Any publisher will tell you that audiobooks are big business these days: the increase in digital audio is the only thing propping up digital revenues for most of the big publishers as ebook revenues continue to fall off a cliff.
But making an audiobook is expensive, and requires a skillset well beyond that of most indie authors and even many publishers. Until now the only option beyond the fully featured professional audiobook producer has been Amazon’s ACX, but as you’d expect from a player with that level of market dominance, the terms aren’t exactly favourable. Even if you opt to pay the full production cost of your audio file up front, Amazon will take 60% of the revenue – or 75% if you dare to sell it on any other platform other than Amazon-owned Audible.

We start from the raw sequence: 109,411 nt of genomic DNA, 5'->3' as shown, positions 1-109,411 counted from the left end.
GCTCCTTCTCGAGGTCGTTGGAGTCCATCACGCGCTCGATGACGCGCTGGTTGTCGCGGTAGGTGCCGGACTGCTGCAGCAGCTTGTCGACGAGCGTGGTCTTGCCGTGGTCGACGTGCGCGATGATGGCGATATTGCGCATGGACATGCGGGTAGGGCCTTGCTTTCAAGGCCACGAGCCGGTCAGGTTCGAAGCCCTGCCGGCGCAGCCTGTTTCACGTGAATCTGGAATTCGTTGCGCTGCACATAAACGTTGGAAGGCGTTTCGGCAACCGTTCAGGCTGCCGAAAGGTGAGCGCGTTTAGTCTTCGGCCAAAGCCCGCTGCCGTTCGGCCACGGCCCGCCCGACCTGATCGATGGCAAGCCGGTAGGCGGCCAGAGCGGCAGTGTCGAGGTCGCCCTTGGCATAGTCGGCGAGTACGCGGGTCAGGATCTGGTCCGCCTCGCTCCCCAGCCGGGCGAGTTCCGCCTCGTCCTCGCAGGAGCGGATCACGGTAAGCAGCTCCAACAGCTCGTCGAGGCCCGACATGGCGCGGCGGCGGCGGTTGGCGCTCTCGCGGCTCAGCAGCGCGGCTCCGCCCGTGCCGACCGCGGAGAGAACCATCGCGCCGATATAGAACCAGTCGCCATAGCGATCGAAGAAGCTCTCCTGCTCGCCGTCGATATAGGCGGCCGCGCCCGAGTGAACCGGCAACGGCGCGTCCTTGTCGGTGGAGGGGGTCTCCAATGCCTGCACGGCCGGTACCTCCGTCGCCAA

So I’m watching the launch of Findaway Voices this week with interest. It’s basically a dating site for authors and narrators: you tell them the kind of person you want to give voice to your book, and they’ll recommend a selection of possible narrators at a selection of different price points. You choose the one you want, they create the audiobook, you pay the bill, you own the rights, and they distribute on your behalf across a range of channels with a range of royalty agreements in place. (I’m guessing that last bit isn’t quite as simple as they’d like it to be, but them’s the breaks in a market like this.)
As a rough guide, it looks like you could comfortaby get a 45,000-word book created as an audiobook for $1000. That’s GOT to be interesting.